Hosted by Rutendo Nyamuda, the discussions mine topics such as the fact that only 8.4% of South Africans speak English at home as a first language; the richness of having 11 official languages and cultures; and the importance of diverse voices to be heard within the industry - as the starting points for our 6-part series around the value of greater diversity, inclusion and cultural relevance in the SA advertising sector - made possible by the ACA.
If you talk to a man in a language he understands, that goes to his head. If you talk to him in his language, that goes to his heart - Nelson MandelaAccording to Carl Willoughby, ECD at TBWA Hunt Lascaris, this quote from the late Nelson Mandela is a key inspiration for this award-winning campaign. For Willoughby, the power of emotion in advertising is far stronger than anything else.
“When you can affect your audience emotionally, then that's pretty powerful,” says Willoughby.
Sanele Ngubane, creative director at Toasted Samish on how Toasted Samish works, "Our system is very simple and that we are home language writers, so what we mean by that is that traditionally, like advertising agencies will brief out translations which then compromises sometimes the creative work, like the creative quality and so what we basically do is we start from the beginning, we work in the languages we're conceptualizing, we'll stay for all 11 of your radio recordings like all the 11 languages because it's important to make sure that the quality of those languages improves".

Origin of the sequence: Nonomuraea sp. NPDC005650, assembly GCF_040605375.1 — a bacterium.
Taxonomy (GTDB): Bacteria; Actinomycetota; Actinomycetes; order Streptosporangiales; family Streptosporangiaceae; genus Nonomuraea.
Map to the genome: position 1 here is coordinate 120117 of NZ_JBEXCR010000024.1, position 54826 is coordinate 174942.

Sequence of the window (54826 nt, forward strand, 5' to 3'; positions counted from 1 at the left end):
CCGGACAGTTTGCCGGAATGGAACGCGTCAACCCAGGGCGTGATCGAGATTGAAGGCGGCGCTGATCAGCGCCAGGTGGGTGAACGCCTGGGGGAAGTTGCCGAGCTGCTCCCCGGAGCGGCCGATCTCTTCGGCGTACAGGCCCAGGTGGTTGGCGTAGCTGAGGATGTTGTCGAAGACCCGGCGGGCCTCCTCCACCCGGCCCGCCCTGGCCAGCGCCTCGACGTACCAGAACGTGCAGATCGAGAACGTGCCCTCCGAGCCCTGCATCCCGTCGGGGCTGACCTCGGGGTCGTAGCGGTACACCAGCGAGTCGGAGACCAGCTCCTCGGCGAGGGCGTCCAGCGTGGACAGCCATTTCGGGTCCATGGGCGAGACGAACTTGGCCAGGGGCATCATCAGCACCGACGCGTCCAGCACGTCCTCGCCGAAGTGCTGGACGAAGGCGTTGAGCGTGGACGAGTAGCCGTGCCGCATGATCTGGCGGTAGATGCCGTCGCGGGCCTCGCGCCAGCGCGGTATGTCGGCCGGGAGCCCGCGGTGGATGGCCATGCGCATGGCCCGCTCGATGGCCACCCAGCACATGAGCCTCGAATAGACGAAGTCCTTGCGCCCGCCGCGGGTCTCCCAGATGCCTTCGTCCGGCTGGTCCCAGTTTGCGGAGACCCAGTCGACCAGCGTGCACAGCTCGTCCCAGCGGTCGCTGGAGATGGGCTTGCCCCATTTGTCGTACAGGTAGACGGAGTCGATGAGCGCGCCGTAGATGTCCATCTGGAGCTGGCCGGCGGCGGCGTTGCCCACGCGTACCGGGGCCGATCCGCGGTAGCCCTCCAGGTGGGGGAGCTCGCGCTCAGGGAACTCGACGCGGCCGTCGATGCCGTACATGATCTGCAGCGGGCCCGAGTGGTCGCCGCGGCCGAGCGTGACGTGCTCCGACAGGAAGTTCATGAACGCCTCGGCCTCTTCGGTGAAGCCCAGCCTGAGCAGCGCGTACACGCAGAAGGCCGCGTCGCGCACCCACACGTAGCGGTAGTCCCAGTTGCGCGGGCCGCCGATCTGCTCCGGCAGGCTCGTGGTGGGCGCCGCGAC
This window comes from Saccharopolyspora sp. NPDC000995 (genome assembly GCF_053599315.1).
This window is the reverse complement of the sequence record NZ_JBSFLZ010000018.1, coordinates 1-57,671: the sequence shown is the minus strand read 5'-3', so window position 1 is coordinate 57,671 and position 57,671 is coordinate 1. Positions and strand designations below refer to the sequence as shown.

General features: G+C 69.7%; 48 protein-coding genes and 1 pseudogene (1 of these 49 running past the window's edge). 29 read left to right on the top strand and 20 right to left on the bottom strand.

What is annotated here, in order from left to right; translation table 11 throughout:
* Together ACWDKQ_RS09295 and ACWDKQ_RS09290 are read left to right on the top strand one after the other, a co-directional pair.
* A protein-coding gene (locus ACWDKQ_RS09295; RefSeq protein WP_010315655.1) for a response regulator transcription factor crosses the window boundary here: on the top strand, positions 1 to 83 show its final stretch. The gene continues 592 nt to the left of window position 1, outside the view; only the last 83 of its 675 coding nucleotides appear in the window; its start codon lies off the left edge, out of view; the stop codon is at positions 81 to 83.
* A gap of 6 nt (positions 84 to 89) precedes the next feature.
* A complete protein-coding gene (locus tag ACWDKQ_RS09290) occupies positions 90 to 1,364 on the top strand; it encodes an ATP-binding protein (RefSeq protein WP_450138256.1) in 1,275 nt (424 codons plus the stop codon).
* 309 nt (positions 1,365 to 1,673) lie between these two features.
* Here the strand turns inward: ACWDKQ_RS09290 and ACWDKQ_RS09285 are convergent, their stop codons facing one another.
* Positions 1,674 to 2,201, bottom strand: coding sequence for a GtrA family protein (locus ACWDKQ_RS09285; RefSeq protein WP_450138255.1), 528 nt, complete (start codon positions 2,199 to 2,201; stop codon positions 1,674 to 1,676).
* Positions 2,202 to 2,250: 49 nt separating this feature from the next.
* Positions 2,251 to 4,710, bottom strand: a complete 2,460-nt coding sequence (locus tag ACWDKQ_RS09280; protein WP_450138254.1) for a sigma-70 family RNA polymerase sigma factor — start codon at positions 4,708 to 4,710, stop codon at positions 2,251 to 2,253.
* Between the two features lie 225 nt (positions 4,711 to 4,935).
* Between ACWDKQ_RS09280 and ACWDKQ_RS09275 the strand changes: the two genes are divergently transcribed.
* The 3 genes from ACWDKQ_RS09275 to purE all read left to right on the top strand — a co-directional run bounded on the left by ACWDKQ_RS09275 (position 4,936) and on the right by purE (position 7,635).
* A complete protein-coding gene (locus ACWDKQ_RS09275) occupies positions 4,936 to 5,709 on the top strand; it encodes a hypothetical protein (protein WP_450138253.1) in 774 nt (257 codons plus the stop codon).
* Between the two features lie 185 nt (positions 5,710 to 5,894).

“What I think I’d like to see is that people come in and use their language and their cultural insights, I believe South Africa is very rich, a country with 11 official languages, so many different cultures, but we have to use creativity to show that in the best way possible, so we can have more role models, we can have better examples…” says Willoughby.
“We’ve already got English slang, also Xhosa, Pedi and Tswana, but what’s important to say, it’s not a translation. Zulu is about warning words because it fits a Zulu narrative, Xhosa is a different narrative, each to highlight the best things and the coolest things in that language, that’s what we are doing,” comments Sanele Ngubane, creative director at Toasted Samish.
Willoughby continues, “If you’re not invested in the conceptual nature of the work you might as well take stuff and put it into Google translate...there’s a broken telephone thing when you take it to be translated, you need to conceptualise things in the language...Sanele was part of the team that conceptually and culturally translated into Zulu and I think that was great”.
“As a home language speaker, I have to set it to a certain level because I know what home language context I’m competing in out there…” says Ngubane.
“I think the complexity suits us, you’ve got 11 official languages, how do you commemorate that in a way that everyone understands?... Nissan is a tech brand and using tech is something we all can connect with, when tech excludes the language of the people that’s a problem because tech should enable, AI is neglecting people, the use of AI tends to be in English only, Siri, Alexa only now have a handful of languages that they use…” says Willoughby.
From a SA marketing point of view we should be tapping into different people’s languages, otherwise, we are alienating people, alienating audiences.“You can’t just say I’m going to tap into my home language, you have to make it inspirational, add a layer of creativity that makes people go wow that really spoke to me,” adds Willoughby.
This industry-wide series of discussions on the topic of diversity and inclusivity in the SA advertising industry, is made possible by the Association for Communication and Advertising. The ACA is committed to the transformation of the industry and to upholding the principles of the ACA Transformation Charter.